Hunger Games and Syrian Children

This weekend, I watched the film Hunger Games. I know, I know, I arrived at that show a bit late. But I knew it would be intense viewing so I wanted to be prepared and a brutal sinus thingy ensured I had plenty of time lying around on my back.

Most things in my life these days come back to Syria, and Hunger Games was no different.

From the very first second, the film captures a world where life is a daily struggle. Hard. Heavy. Exhausting at the deepest level. Children are raised into a life where there is little to hope for and much to fear. A life in which, however, the odds were “ever in their favour” – because in actuality almost all of those children would survive the fear and go on to live mundane yet peaceful lives.

Much as it pains me to think it, this reminds me a bit of Syria before all this mess began. There wasn’t all that much hope going around. There was quite a lot of fear. But all in all, a predictable and even somewhat happy life awaited most Syrian children.

At the annual “Reaping”, when one boy and one girl from each “District” were chosen to represent their district in the yearly “Hunger Games”, an event in which kids would fight each other to the death, a military propaganda film is shown. The film reminds people that they once knew war and chaos, but now they live in peace, and they are reminded to thank their ruling authorities for the stability they now enjoy. And, out of that gratitude, they are required to sacrifice one boy and one girl to these murderous games. The stability that was Syria for many years was also a trade: don’t ask questions in exchange for peace.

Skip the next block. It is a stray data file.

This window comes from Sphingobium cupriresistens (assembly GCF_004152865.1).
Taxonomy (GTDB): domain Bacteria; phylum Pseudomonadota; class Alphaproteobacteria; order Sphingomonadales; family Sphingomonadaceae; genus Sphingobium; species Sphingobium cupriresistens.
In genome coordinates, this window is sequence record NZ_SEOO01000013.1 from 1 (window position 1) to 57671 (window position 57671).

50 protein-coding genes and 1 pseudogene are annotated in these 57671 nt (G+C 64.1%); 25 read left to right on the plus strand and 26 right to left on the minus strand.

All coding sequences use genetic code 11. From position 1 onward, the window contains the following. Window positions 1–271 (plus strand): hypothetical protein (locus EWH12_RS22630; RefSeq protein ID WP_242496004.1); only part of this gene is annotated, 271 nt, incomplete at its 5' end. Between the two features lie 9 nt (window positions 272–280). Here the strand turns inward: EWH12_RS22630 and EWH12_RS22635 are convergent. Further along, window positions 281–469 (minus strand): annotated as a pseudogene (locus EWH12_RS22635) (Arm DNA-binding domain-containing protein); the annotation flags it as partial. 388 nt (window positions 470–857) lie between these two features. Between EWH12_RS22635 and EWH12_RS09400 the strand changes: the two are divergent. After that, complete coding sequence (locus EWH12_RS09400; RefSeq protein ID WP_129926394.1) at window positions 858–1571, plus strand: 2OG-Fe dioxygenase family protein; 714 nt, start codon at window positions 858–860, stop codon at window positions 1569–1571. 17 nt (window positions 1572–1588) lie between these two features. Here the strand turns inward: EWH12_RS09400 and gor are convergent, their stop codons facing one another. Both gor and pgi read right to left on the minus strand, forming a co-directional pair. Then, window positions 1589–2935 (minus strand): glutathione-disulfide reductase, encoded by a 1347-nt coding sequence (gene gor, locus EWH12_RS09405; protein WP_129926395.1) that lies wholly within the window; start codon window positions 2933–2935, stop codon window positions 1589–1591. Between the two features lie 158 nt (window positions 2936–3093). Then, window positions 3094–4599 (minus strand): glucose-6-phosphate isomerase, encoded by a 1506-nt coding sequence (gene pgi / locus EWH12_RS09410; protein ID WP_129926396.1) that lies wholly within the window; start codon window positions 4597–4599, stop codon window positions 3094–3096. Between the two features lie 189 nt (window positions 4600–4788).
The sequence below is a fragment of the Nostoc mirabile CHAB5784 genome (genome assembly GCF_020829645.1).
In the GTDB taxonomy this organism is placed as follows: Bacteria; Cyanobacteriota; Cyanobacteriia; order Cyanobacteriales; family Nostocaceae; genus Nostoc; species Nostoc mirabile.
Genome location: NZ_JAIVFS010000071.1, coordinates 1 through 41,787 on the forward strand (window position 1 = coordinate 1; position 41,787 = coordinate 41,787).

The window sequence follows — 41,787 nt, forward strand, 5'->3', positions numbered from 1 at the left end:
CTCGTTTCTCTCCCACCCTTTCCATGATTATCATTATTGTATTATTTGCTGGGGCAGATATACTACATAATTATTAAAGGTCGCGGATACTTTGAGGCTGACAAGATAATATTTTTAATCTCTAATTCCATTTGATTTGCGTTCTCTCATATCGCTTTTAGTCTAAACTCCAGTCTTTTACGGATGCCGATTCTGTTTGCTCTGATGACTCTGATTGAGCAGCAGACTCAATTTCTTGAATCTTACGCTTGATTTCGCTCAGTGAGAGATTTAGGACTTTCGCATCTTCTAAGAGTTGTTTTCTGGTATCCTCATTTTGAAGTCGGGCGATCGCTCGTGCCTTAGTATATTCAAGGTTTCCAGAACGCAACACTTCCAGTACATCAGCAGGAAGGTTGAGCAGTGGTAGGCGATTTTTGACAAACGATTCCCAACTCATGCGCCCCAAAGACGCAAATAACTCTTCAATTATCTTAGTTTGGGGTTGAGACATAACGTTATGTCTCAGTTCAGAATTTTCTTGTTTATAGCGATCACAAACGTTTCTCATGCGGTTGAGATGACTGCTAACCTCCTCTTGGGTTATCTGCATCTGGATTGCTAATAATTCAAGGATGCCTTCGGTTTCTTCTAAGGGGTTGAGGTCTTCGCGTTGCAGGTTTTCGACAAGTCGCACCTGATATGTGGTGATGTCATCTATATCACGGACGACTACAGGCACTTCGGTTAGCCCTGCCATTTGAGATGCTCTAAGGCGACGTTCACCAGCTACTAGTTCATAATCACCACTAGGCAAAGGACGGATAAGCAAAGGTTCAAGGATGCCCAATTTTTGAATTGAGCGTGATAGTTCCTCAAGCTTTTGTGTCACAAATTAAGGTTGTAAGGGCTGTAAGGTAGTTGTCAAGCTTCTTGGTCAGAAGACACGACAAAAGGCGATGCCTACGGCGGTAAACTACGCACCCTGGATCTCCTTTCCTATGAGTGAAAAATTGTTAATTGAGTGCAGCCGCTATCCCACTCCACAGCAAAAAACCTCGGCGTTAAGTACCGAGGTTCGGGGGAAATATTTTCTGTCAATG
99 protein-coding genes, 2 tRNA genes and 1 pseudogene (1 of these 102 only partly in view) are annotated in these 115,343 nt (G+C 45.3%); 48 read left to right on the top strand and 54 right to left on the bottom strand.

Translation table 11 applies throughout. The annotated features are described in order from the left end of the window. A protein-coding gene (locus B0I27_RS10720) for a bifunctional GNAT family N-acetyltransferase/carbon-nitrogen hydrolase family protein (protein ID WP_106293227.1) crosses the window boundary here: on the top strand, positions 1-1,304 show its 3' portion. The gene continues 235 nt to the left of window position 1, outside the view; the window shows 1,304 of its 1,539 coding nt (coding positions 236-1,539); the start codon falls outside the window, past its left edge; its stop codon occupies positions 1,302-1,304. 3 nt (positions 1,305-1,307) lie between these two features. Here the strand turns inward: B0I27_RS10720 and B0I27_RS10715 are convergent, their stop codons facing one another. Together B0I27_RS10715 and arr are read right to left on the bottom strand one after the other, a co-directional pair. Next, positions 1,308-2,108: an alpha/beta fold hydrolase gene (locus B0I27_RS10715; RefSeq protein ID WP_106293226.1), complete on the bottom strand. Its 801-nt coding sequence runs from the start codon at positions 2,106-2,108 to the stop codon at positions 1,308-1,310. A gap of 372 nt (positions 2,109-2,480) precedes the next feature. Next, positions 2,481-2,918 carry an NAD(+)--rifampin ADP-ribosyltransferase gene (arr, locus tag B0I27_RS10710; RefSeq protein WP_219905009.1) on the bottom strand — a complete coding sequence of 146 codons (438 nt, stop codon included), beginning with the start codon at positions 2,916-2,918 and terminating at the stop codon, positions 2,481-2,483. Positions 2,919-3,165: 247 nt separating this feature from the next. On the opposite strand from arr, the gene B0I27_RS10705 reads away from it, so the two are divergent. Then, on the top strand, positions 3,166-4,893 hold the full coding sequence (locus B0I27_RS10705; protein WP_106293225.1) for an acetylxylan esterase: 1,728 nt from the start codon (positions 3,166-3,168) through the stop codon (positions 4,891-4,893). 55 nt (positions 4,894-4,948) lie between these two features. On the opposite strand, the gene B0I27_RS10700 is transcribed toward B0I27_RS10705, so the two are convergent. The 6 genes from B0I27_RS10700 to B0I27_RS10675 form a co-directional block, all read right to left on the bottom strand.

At this point in the film, I began to really hope that the chosen kids, the main characters in this film, would challenge the status quo. And for a while there it looked like they might inspire a revolution in the so-called Districts. But it didn’t happen.

Instead, when the Hunger Games began, they learned to fight, they learned to kill, and they became brutal, mostly heartless. What truly broke my heart, and brought tears to my eyes when I thought of Syria, was that it was the grown-ups who inspired the children to become evil. The grown-ups taught them to fight and reminded them that victory would only come if they killed other children. How can the leadership of a country, or of an opposition militia for that matter, intentionally raise up children to maim, murder and torture?

And yet they do. I never wanted to believe it, but they do. Syria is not the only place in the world where I’ve lived that has child soldiers, but it is the only place where I knew those children before they became soldiers. I saw that they had promise and potential. I saw them giggling, playing in the streets and hugging their mothers.

In Hunger Games, I wanted the children to fight back. I wanted the millions of TV-viewers watching the fictional Hunger Games to be inspired by children who did The Right Thing. But the competitors are, at the end of the day, just children. And power is a tough force to reckon with.

In Syria, there are people fighting back, standing up for peace and non-violence and cooperation. I feel honoured to have met some of those people and am endlessly inspired by their courage. But they are so few, and the tidal wave against which they are standing is so massive.

 

on a different [side] note, Dreams in the Medina, my novel about Syrian women, is now available in print form! Do check out the links by clicking on the cover image… 

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